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Rethinking Growth and the State

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Government intervention is often perceived as a constraint on market forces and thereby on economic growth.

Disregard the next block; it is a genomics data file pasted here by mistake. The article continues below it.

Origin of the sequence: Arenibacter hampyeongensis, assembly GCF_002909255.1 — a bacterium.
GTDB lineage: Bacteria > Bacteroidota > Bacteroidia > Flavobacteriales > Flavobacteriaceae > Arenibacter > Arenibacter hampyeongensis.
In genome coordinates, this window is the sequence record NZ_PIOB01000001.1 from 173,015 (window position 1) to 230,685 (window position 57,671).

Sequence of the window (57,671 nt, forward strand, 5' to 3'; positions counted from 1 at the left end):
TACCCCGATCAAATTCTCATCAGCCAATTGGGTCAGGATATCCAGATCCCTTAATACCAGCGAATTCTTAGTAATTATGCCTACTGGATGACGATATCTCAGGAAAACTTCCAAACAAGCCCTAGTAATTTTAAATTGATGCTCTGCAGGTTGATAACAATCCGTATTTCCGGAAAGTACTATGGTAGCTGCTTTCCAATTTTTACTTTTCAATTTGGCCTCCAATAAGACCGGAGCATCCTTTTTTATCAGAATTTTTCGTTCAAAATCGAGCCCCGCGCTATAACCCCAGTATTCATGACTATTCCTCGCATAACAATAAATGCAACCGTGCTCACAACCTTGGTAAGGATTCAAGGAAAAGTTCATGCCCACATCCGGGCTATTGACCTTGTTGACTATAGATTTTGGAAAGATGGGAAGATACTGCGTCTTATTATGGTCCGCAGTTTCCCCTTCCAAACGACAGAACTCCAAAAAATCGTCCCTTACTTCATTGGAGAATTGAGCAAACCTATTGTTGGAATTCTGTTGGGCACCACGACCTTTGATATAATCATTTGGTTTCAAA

In particular, the fact that over the past three decades people have become increasingly aware of the growth-enhancing effects of product and labor market liberalization, has led number of scholars and policy makers to also recommend a reduction in the role and size of governments. True, the recent crisis showed the importance of the state as a regulator, however current opinion swings in the US and other industrialized economies show that doubts remain as to whether governments should go beyond maintaining law and order and regulating financial systems. At the same time, there is the striking example of Scandinavian countries, where governments remain big and yet markets have been liberalized and the rates of innovation and productivity growth have increased over the past two decades. In this paper we argue that it is not so much the size of the State which is at stake, but rather its main functions. It is not so much a reduced state that we need to foster economic growth in our countries, but of a “suitable” state. More specifically, in this paper we shall point to two main growth-enhancing functions of governments in addition to regulating financial systems. The first as an investor in the knowledge economy. The second is as a guarantor of the social contract.